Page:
Understanding ADHD: A Conversation

Dr. John Andrew Ballatine, Assistant Director with the Center for Excellence in Teaching and Learning and Lorri Comeau, Disability Specialist with the Center for Students with Disabilities discuss the common associations and accommodations for ADHD.  (Eric Wang/The Daily Campus)

Dr. John Andrew Ballatine, Assistant Director with the Center for Excellence in Teaching and Learning and Lorri Comeau, Disability Specialist with the Center for Students with Disabilities discuss the common associations and accommodations for ADHD.  (Eric Wang/The Daily Campus)

October is ADHD Awareness Month and to honor that, as well as celebrate their 50th anniversary, the Center for Students with Disabilities hosted a conversation to define, destigmatize and offer support for those living with ADHD, or attention-deficit hyperactive disorder. Lorri Comeau, a disability specialist at the Center for Students with Disabilities and John Ballantine, the Ph.D assistant director and faculty member of the Center for Excellence and Learning and the Geography Department, facilitated this conversation.

“Students come to the table in college very unaware of what the diagnosis means and with very negative language around it,” Ballantine said, “During my college experience, I was diagnosed with ADHD. So I asked myself, ‘How can I use those lessons I’ve learned in pushing those ideas to students that there are ways to work with this and it’s not just a disadvantage?’”

Much of Comeau’s research is based off the work of Dr. Thomas Brown. The definition of ADHD she provided derived from his working model.

“Increasingly, ADHD is being recognized as a developmental impairment of the brain’s management system -- its executive functions,” Brown said in an article entitled “Growing Up With ADHD: Clinical Care Issues.”

On a biological level, ADHD can be explained as a chronic impairment to the chemistry of the management system of the brain. In a brain with ADHD, there is inefficient uptake and reloading of the two neurotransmitters, dopamine and norepinephrine.

Much of the presentation was focused on the negative language and stigmas associated with ADHD, or attention-deficit hyperactivity disorder. One of the activities Comeau and Ballantine planned for the group was to write down the words or terms they associated with ADHD. Many of them were negative, but there was also a large amount of positive terms, such as creativity, memorization, compassion and more.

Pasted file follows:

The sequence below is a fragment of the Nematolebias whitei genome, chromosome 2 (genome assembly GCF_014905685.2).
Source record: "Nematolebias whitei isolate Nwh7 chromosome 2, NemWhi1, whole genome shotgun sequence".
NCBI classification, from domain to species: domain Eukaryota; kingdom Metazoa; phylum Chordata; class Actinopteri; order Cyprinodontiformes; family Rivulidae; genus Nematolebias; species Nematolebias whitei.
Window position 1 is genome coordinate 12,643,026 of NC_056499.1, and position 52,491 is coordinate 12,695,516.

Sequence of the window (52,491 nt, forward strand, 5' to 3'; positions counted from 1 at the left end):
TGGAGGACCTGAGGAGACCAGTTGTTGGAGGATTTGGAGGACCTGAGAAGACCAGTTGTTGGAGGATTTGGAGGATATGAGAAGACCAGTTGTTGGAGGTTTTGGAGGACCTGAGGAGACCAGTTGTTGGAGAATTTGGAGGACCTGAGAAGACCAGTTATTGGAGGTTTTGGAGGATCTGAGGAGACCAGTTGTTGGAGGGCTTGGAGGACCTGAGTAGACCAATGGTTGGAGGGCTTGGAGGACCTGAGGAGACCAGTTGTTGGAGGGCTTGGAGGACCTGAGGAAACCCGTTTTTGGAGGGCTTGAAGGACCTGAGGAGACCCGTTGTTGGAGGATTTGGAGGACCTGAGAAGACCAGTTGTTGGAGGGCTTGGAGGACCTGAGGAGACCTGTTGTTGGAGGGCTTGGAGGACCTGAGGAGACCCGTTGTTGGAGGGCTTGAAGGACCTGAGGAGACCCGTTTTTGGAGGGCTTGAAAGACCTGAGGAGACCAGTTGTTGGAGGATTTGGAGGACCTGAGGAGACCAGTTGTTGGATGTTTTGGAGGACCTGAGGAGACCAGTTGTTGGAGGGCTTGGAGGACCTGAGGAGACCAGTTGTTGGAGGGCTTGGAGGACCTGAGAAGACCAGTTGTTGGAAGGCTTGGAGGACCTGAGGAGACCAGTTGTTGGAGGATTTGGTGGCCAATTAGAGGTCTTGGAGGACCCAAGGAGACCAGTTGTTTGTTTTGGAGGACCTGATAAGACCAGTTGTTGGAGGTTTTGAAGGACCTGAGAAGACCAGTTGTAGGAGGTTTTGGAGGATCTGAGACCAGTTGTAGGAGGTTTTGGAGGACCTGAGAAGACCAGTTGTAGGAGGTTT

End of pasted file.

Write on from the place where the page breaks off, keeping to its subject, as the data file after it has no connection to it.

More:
“Disorganized, distracted and inattentive are almost part of the definition of ADHD,” Comeau said. “I have yet to meet a student with ADHD who isn’t highly motivated, who doesn’t want to engage. Their brain simply doesn’t allow them to engage when they wish to.” She and Ballantine explained that while ADHD may make it harder for some students to focus on a single task for a long expanse of time, which provides challenge in the business and college setting, these students hold other advantages. People with ADHD tend to be more creative, make logical leaps and are strategic and innovative thinkers.

Some of the secondary effects and symptoms of ADHD were also discussed, including mental illness like depression or anxiety, as well as an increased chance of substance abuse, due to situations of self-medication. Feelings of failure and inferiority can also result from some of the stigma around ADHD.

Accommodations, medication and appropriate resources can be used to help overcome some of the disadvantages faced by students with ADHD. These include acknowledging the gifts and drawbacks of the disorder, time management, seeking help from psychological and medical professionals as well as building a community of people who understand.

“This means having a social network,” Ballantine said.

Some of the resources that CSD offers for UConn students include alternate media, note taking services, reduced distraction spaces for testing as well as a variety of technologies that have proven beneficial, such as speech-to-text pens, memorization tools and a variety of apps that can be found on their website.

A large percentage of the group that turned out for the presentation were parents of children with ADHD, people diagnosed with ADHD themselves or people who work with ADHD students. Many of them shared personal stories, opening up to the group about struggles they’ve faced in school systems or with medication, but also about tools and resources that have been beneficial in their lives.

“We need to talk about this because it is still a very chronic issue out there. We need to be able to provide empathy and understanding,” Comeau said.


Julia Mancini is the associate life editor for The Daily Campus. She can be reached via email at Julia.mancini@uconn.edu.